- Articles (8)
- Aviation Accident (2)
- Birth injury (6)
- Bus Accidents (8)
- Car Accidents (212)
- Drunk Driving Accidents (4)
- Firm News (47)
- Medical Malpractice (105)
- Medication Errors (2)
- Personal Injury (107)
- Premises Liability (3)
- Product Liability (23)
- Railroad Accidents (1)
- Tort Reform (5)
- Truck Accidents (60)
- Workplace Accidents (12)
- Wrongful Death (50)
Kinnard, Clayton & Beveridge Represents Surviving Children in Wrongful Death Lawsuit Against Man Who Fatally Stabbed Wife in Nashville Suburb
Attorney Randall L. Kinnard and our legal team at Kinnard, Clayton & Beveridge have filed a wrongful death lawsuit ...
A recent fatal medical mistake at Vanderbilt University Medical Center is now jeopardizing the Medicare reimbursement ...
At least three victims were killed, and one seriously injured, in two separate wrecks involving commercial ...
Kinnard Clayton & Beveridge has added to its team an experienced health care liability trial lawyer. Jennifer Eberle ...
Tragedy Strikes Twins in Crash Near Murray State
Posted By Kinnard, Clayton & Beveridge || Nov 23, 2010
The devastation is double for the family of Murray State University students involved in a recent crash.
According to the Murray Ledger & Times, one twin sister was killed and the other was left with a severe spinal cord injury as a result of the car accident. She is in critical condition at Nashville's Vanderbilt University Medical Center.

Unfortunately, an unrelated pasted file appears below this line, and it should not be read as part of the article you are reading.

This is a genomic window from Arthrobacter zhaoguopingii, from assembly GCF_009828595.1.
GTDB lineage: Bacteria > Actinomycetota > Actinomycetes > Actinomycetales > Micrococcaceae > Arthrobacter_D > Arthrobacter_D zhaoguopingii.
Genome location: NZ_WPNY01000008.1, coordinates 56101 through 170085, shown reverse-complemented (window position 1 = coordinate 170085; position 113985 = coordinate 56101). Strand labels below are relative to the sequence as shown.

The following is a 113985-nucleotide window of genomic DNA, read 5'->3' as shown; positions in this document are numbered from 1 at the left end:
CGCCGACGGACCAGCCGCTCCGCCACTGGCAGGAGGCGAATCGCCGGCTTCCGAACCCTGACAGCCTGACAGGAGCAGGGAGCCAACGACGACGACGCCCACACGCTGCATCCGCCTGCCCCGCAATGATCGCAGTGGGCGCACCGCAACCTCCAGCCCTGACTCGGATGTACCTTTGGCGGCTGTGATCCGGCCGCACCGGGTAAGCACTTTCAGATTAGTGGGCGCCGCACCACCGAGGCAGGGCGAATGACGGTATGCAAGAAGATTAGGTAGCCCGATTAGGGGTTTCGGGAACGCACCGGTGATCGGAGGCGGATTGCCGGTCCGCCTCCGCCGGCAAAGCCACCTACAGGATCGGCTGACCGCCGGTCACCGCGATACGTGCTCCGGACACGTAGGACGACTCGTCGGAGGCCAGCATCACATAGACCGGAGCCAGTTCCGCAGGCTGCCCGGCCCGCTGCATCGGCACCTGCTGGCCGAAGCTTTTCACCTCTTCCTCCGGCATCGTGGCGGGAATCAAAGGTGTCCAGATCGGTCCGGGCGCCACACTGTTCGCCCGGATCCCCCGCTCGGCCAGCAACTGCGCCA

The sisters are from India. Their parents are expected here in Kentucky to help their surviving daughter and to mourn the daughter they lost.
The two young women were passengers in a vehicle driven by a male acquaintance on KY Hwy. 80. At the intersection of U.S. 641, about two hours northeast of Nashville, their vehicle didn't yield and was hit by another vehicle.
The Kentucky Transportation Cabinet has now declared that it intends to erect another turn signal at the intersection.
According to the Ledger & Times, the surviving sister has been diagnosed with a severe C5 spinal cord injury, meaning she has no movement or feeling below her shoulders.
People who don't recover from these major C5 spinal cord injuries typically have no movement in their body or legs, as well as no movement in their wrists or fingers. They can control a wheelchair with their hands, however.
Their lives are forever changed. They require personal assistance for dressing and washing, eating and hygiene matters.
The surviving sister is reported to be recuperating but making minimal progress toward regaining mobility.
The family is currently accepting donations to help defray some of the medical and other expenses incurred in this tragedy.
Source: Murray Ledger & Times, "Memorial planned for wreck victim," November 22, 2010